Now there’s a theory that Dana Air is the safest airline in Nigeria today having lost a plane and killing many innocent Nigerians a few years ago. And anyway, lightning doesn’t strike twice in the same place. Or does it? Well of course it does! And having known several people on the ill-fated plane, we were not about to  test an outdated lightning myth. So, off to Medview it was. But first, and in fairness to Aero Contractors, our botched flight tickets were fully refunded at the Abuja airport and in good time too.

It turns out Medview is one of  2 local carriers which cover international routes. The other being Arik Air. What this means therefore, is that Medview must be held to the highest possible international safety standards, well beyond what the good people at FAAN would ask for. Where has Medview being all our lives?

And what do you know? As you climb aboard the plane, there’s a certificate of airworthiness right by the door displayed at eye level for all to see. And I did have a thorough look-see. It read May 2016 as the last successful check up date. And it’s August. This by itself is a major selling point and it is a wonder more airlines don’t use it in their marketing. What could be more reassuring than a certificate of airworthiness on a Nigerian plane?

The plane itself appeared new and clean, and the staff on board were professional in conduct. There were 2 attractive waitresses on board, with the most attractive one serving the business class passengers. It seems once again that beauty goes to highest payers. At least on Medview. But I digress.

Everything is going very well until we settle into our seats whence we are confronted by true horror. An advertising horror the likes of which may not have been seen since the 70s.

How not to advertise Messrs First Bank Plc.

The adjoining pictures speak a few thousand words. What were they thinking? Seems the advertising playbook at First Bank dates back to 1894 when they started banking operations.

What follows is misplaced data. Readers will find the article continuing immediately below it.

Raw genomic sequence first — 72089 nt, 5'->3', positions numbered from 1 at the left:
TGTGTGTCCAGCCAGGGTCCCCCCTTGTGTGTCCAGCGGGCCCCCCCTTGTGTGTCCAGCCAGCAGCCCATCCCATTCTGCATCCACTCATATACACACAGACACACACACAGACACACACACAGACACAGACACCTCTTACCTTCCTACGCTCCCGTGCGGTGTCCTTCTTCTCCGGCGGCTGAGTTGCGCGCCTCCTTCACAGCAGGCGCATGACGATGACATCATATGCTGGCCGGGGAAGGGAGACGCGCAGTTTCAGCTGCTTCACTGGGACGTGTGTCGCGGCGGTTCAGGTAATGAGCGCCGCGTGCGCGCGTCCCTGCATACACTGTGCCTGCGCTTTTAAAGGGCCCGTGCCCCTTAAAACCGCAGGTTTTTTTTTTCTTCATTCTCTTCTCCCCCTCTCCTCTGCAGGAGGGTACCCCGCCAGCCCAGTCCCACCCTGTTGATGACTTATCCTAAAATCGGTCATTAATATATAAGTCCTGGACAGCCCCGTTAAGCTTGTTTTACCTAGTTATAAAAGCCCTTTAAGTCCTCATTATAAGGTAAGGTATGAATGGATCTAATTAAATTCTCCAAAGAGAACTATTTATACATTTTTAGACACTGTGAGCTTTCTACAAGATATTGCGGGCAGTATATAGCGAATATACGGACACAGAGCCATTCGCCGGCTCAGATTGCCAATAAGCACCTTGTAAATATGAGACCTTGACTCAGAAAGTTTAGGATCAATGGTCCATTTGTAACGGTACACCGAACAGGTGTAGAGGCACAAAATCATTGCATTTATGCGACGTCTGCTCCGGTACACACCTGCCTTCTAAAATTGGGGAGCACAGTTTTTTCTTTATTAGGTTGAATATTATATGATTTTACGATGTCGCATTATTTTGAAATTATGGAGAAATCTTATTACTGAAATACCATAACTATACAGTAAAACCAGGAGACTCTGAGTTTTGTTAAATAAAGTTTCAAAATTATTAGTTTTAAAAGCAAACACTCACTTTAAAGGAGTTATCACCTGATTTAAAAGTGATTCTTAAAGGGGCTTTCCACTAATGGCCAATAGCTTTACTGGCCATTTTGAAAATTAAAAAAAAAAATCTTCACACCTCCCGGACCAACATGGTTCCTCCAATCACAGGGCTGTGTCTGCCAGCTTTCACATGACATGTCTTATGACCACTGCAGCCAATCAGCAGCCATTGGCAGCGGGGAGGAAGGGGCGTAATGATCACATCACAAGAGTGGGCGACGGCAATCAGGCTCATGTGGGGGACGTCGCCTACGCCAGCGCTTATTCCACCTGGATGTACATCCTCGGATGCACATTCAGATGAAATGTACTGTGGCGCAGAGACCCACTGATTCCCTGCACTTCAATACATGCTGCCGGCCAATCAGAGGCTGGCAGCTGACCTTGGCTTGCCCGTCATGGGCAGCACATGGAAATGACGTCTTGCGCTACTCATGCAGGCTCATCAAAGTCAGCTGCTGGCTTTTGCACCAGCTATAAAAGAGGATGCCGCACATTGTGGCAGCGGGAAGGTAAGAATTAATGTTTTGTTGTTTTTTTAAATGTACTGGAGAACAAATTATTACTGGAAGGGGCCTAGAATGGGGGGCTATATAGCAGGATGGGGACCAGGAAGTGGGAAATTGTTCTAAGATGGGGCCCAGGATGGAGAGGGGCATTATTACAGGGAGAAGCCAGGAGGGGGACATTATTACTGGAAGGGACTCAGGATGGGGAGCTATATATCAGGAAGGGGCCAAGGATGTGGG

I have another theory: there is a clear correlation between the creativity or lack thereof of a company’s marketing team and its financial fortunes. Ok so this isn’t terribly original but the point is the same.

IMG_20160824_181340It is hard to imagine a GTBank or even Sterling Bank pasting tacky posters like this in an airplane.

Maybe Skye Bank, but certainly not the other forward looking higher flying banks.

But once again, it’s a smooth flight. Better even than the outward bound journey.

Nothing med, medium or mediocre at 1st class Medview

The final verdict is pretty straightforward – Medview is first choice. Given the experience of our counterparts who travelled earlier to Abuja, Air Peace remains faultless for sticking to time. And they still haven’t fallen out of the sky. So it’s a conciliatory second place to the oddly named airline.

Arik comes in third, they’re not once again delayed. You want Arik to succeed. You’re willing them on because so much money has been put into the business. We are desperate for a Nigerian success story and they look the likeliest to deliver.

But a radical shake up is sorely needed at Arik. The staff need re-orientation, or frankly a complete cleanout.

As for Aero, the end is nigh. And a real and present danger comes with the sinking fortunes at Aero. Their last flight whenever that is, may spell disaster for those unfortunate enough to fly with them.

Must be something about these airy names – Aero, HiTV, Skye…

The score: 9/10 for Medview